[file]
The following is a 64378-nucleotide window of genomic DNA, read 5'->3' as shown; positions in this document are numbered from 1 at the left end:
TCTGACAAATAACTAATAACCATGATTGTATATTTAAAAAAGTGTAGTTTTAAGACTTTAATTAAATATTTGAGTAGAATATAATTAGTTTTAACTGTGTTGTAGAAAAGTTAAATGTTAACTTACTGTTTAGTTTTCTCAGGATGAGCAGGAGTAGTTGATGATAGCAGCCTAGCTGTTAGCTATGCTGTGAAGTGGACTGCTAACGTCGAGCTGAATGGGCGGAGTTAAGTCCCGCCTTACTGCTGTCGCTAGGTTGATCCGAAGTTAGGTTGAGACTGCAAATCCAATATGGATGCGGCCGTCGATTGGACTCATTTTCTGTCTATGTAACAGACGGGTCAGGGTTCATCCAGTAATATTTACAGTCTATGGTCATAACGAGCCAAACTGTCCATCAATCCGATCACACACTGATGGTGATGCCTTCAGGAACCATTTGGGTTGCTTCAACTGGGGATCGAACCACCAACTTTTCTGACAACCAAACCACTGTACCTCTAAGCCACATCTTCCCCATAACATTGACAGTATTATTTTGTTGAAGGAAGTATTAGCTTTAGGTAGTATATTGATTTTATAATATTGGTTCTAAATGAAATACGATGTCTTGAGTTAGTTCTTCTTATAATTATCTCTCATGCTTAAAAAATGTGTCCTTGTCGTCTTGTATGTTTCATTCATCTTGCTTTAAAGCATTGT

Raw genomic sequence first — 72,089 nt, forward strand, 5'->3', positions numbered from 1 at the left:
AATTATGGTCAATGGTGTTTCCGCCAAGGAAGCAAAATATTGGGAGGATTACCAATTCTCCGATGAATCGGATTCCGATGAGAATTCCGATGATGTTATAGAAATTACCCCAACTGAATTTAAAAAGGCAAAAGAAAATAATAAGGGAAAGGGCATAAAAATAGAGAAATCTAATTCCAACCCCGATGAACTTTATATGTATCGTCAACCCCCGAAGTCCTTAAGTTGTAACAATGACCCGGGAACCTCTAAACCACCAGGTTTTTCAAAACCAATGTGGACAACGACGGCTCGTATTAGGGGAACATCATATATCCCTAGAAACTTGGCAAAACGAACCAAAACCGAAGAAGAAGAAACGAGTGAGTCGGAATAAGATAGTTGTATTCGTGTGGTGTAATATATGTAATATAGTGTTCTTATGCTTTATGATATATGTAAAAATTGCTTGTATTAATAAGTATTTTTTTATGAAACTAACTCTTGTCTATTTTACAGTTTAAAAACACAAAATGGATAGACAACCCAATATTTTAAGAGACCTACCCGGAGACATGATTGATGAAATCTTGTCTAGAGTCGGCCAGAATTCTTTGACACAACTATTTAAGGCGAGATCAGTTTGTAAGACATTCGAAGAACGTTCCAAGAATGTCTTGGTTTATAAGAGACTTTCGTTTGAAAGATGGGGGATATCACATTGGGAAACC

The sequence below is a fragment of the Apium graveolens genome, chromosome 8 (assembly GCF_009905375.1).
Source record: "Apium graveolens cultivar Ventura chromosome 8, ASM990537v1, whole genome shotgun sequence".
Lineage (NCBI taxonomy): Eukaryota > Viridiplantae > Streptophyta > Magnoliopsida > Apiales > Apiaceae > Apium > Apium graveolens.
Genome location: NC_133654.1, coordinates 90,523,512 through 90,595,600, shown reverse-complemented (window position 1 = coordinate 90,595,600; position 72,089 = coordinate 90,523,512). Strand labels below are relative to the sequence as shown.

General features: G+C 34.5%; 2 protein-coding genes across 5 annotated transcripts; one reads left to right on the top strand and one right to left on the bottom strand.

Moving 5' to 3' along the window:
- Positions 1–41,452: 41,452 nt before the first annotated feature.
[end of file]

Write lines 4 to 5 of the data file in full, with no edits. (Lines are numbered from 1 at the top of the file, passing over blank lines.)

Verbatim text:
AATTATGGTCAATGGTGTTTCCGCCAAGGAAGCAAAATATTGGGAGGATTACCAATTCTCCGATGAATCGGATTCCGATGAGAATTCCGATGATGTTATAGAAATTACCCCAACTGAATTTAAAAAGGCAAAAGAAAATAATAAGGGAAAGGGCATAAAAATAGAGAAATCTAATTCCAACCCCGATGAACTTTATATGTATCGTCAACCCCCGAAGTCCTTAAGTTGTAACAATGACCCGGGAACCTCTAAACCACCAGGTTTTTCAAAACCAATGTGGACAACGACGGCTCGTATTAGGGGAACATCATATATCCCTAGAAACTTGGCAAAACGAACCAAAACCGAAGAAGAAGAAACGAGTGAGTCGGAATAAGATAGTTGTATTCGTGTGGTGTAATATATGTAATATAGTGTTCTTATGCTTTATGATATATGTAAAAATTGCTTGTATTAATAAGTATTTTTTTATGAAACTAACTCTTGTCTATTTTACAGTTTAAAAACACAAAATGGATAGACAACCCAATATTTTAAGAGACCTACCCGGAGACATGATTGATGAAATCTTGTCTAGAGTCGGCCAGAATTCTTTGACACAACTATTTAAGGCGAGATCAGTTTGTAAGACATTCGAAGAACGTTCCAAGAATGTCTTGGTTTATAAGAGACTTTCGTTTGAAAGATGGGGGATATCACATTGGGAAACC

The sequence below is a fragment of the Apium graveolens genome, chromosome 8 (assembly GCF_009905375.1).